A recent report from the Financial Times shows that the British Parliament should be involved to decide whether a Central Bank Digital Currency (CBDC) should be introduced to the UK as a recent report from the House of Lords Economic Affairs Committee said that the move to a completely digital currency.
“We were really concerned and, frankly, I was a little disappointed by the evidence from the Treasury on this issue about parliament’s role in the introduction of a Central Bank Digital Currency,” Lord Michael Forysth, the Conservative peer and chair of the committee.
The committee expressed their worries on whether the digital currency would and could be used to spy on British households despite the Bank’s governor, Andrew Bailey, telling the committee that this would not be the case. Although this spying would be rather effective at tracking payments to potentially criminal actions, the Bank of England has shown no evidence of wanting to pursue such a purpose for a completely digital currency as doing so would violate the freedoms and privacy of British households.
Despite this, the House of Lord’s believes it just for the matter to be handed over to the British Parliament, perhaps as doing so would allow the British people's views to be somewhat consolidated in the matter as democratically elected representatives, the MP’s, should, in theory, represent the views that their constituents have regarding a digital currency.
This of course is theory as in the real world politicians are much better at discussing identity politics and playing a slinging match against the opposing party rather than focusing on actual economics, and, unfortunately for them, this is not the concern of this article.
The concern of this article is regarding the benefits and potential risks associated with a CBDC, and, whilst the previously illustrated risk of spying could manifest, the more pressing issues are the potential vulnerabilities a completely digital system could have to interference by hostile third parties.
In short, if a completely digital currency were to be introduced, then there would be potential risks of cyber attacks from external organisations such as terrorist groups, which, could threaten the long-term stability of the UK’s financial system, yet, although such fears are warranted, if proper measures are taken, then the risks should be low and the costs are unlikely to materialise.
At the same time, such risks go for any other financial system. Programs such as Visa and Paypal are based digitally, yet, policymakers and the common consumer raises little concern over the possibility that such services could be targeted by malicious organisations. What we’re getting at here is that although such criticisms are welcome, and maybe even needed to ensure that the Bank of England handles the management of a CBDC correctly, perhaps in some cases the fears of a public body attempting to do something maybe exacerbated due to one's ideology.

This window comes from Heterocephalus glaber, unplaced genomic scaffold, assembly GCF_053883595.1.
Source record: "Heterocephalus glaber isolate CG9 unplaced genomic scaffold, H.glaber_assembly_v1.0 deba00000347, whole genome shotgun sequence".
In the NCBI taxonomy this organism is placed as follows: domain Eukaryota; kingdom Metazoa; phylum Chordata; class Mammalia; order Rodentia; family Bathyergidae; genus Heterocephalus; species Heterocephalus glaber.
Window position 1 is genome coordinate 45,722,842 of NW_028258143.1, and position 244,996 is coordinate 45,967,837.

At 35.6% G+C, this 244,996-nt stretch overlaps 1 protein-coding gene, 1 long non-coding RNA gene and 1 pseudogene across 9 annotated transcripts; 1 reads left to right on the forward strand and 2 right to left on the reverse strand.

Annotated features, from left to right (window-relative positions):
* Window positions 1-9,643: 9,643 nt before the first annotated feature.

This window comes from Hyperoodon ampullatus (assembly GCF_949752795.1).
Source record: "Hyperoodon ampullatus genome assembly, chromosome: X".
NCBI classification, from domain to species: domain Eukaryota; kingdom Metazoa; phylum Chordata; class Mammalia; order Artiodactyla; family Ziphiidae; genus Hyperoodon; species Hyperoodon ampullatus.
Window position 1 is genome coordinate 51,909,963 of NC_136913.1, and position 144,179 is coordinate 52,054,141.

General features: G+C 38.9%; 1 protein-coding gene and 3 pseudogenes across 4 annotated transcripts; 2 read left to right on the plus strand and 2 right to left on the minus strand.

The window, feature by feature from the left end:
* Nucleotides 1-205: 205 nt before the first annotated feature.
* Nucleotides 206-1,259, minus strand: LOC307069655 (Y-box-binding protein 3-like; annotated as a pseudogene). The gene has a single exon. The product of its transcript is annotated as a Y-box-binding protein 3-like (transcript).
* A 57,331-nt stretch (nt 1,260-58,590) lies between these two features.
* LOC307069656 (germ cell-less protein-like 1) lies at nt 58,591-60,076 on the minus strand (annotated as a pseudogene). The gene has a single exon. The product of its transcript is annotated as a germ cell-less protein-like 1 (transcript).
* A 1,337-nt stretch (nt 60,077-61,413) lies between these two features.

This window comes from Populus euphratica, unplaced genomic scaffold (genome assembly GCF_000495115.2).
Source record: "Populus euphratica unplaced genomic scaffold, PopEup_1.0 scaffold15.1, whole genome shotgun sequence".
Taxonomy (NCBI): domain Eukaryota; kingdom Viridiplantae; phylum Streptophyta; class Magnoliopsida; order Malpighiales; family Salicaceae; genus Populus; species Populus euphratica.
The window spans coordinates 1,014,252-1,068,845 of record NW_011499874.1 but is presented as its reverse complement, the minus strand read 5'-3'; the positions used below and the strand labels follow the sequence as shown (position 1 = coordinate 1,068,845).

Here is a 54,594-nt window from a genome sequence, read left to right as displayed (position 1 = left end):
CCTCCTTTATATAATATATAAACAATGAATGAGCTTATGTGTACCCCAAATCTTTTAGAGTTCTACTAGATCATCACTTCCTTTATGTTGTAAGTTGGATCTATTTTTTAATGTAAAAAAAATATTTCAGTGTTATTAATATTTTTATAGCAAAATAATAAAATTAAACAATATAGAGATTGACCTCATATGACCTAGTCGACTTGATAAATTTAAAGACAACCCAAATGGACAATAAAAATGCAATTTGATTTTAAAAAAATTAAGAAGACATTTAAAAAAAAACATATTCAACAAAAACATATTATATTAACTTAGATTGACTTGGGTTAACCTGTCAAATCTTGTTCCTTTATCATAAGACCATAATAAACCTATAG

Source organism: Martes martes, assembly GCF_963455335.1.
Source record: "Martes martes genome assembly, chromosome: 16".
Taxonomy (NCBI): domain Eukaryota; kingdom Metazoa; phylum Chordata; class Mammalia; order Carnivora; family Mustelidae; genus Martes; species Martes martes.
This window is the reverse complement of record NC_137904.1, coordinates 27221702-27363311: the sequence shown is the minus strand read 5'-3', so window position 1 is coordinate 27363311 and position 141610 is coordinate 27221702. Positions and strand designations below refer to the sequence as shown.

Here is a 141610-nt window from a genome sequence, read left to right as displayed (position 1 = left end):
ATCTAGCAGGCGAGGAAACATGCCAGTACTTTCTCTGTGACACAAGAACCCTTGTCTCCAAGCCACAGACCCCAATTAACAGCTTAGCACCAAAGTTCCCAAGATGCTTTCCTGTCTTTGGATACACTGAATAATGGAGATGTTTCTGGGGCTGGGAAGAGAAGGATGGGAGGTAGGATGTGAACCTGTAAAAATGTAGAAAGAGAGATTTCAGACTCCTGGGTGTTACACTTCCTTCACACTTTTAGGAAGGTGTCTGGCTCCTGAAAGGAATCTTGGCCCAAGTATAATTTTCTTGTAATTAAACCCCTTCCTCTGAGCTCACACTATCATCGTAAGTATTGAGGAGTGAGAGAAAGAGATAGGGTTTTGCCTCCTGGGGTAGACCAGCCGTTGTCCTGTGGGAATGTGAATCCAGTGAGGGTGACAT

Another problem that a CBDC may pose is its effect on confidence within the UK’s economy, a former Bank of England governor, Mervyn King, is also a member of the committee, who found few reasons to warrant a change to a completely digital currency.
“We have yet to hear a convincing case for why the UK needs a retail [central bank digital currency],” once again, the issue of privacy was expressed as a system that involved accounts of individuals being managed by the Bank of England could have “far-reaching consequences for households, businesses, and the monetary system for decades to come and may pose significant risk depending on how it is designed.”
These concerns essentially boil down to how quickly should a CBDC be developed and rolled out as the Bank of England must be vigilant in the development of a CBDC, not doing so could in fact spell doom for the UK’s financial system. A rollout that is too hasty could result in confidence falling in the British Pound, especially if a CBDC does manifest these undesired consequences.
Furthermore, perhaps it is still better to wait, or, to perform a slow rollout as there are still many in the UK who use plain cash. Perhaps an even more digitally integrated future must come along before a CBDC could be truly considered, yet, it is unlikely that it will take long for this day to occur as online payment methods are becoming more popular amongst consumers.
This brings us to the benefits of a CBDC, such an online currency would allow for a faster and cheaper way to perform monetary transactions as a purely digital pound would also cater for the increasing demand for online services that we are seeing post-pandemic. This is already something that the Bank and the Treasury have thought about as a CBDC will still be able to be used alongside services such as Visa and Paypal.
Furthermore, with the CBDC being centrally controlled by the Bank of England, having such a tool could expand how the body manages the economy through its use of Monetary Policy as a digital banknote linked directly to the Bank of England that is owned by individuals could be manipulated much more freely by the Bank of England if doing so would be essential to the financial and monetary stability of the UK economy.
A CBDC could even unlock new tools for the Bank of England, having direct access to one's balance through a CBDC could allow the Bank to do more direct cash transfers to individuals within an economy, perhaps changing how Quantitative easing, which typically favours larger firms, works. The possibilities of this tool could be endless, yet, it is important to be vigilant as the expressed damages could manifest under the Bank of England’s noses.
Written by Hubert Kucharski
Research compiled by Louis-Daniel Oloyede